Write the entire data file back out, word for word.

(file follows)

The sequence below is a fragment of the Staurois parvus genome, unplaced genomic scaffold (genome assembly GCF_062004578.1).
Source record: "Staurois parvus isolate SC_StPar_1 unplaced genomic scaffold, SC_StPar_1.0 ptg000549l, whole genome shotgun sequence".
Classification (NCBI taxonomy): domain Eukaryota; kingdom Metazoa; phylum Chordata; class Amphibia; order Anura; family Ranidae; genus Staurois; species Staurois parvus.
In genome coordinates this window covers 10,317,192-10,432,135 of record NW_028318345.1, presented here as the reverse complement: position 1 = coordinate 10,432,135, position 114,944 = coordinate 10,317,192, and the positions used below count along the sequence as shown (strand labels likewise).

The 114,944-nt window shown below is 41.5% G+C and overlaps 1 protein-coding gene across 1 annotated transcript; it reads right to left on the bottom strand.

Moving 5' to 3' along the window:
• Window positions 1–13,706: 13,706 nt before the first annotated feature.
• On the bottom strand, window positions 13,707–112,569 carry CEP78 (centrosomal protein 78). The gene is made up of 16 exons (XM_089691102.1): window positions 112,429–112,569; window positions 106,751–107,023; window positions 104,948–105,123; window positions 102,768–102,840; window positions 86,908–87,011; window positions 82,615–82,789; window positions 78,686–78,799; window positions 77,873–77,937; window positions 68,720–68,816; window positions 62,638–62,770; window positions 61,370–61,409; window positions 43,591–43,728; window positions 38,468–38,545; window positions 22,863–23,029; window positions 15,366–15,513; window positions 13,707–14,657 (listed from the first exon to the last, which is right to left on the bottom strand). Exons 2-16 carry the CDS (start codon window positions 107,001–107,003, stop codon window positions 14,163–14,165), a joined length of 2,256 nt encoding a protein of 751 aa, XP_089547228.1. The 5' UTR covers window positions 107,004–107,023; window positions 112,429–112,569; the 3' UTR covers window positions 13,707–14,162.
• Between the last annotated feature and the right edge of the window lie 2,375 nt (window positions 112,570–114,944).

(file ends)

The sequence below is a fragment of the Staurois parvus genome, unplaced genomic scaffold (genome assembly GCF_062004578.1).
Source record: "Staurois parvus isolate SC_StPar_1 unplaced genomic scaffold, SC_StPar_1.0 ptg000549l, whole genome shotgun sequence".
Classification (NCBI taxonomy): domain Eukaryota; kingdom Metazoa; phylum Chordata; class Amphibia; order Anura; family Ranidae; genus Staurois; species Staurois parvus.
In genome coordinates this window covers 10,317,192-10,432,135 of record NW_028318345.1, presented here as the reverse complement: position 1 = coordinate 10,432,135, position 114,944 = coordinate 10,317,192, and the positions used below count along the sequence as shown (strand labels likewise).

The 114,944-nt window shown below is 41.5% G+C and overlaps 1 protein-coding gene across 1 annotated transcript; it reads right to left on the bottom strand.

Moving 5' to 3' along the window:
• Window positions 1–13,706: 13,706 nt before the first annotated feature.
• On the bottom strand, window positions 13,707–112,569 carry CEP78 (centrosomal protein 78). The gene is made up of 16 exons (XM_089691102.1): window positions 112,429–112,569; window positions 106,751–107,023; window positions 104,948–105,123; window positions 102,768–102,840; window positions 86,908–87,011; window positions 82,615–82,789; window positions 78,686–78,799; window positions 77,873–77,937; window positions 68,720–68,816; window positions 62,638–62,770; window positions 61,370–61,409; window positions 43,591–43,728; window positions 38,468–38,545; window positions 22,863–23,029; window positions 15,366–15,513; window positions 13,707–14,657 (listed from the first exon to the last, which is right to left on the bottom strand). Exons 2-16 carry the CDS (start codon window positions 107,001–107,003, stop codon window positions 14,163–14,165), a joined length of 2,256 nt encoding a protein of 751 aa, XP_089547228.1. The 5' UTR covers window positions 107,004–107,023; window positions 112,429–112,569; the 3' UTR covers window positions 13,707–14,162.
• Between the last annotated feature and the right edge of the window lie 2,375 nt (window positions 112,570–114,944).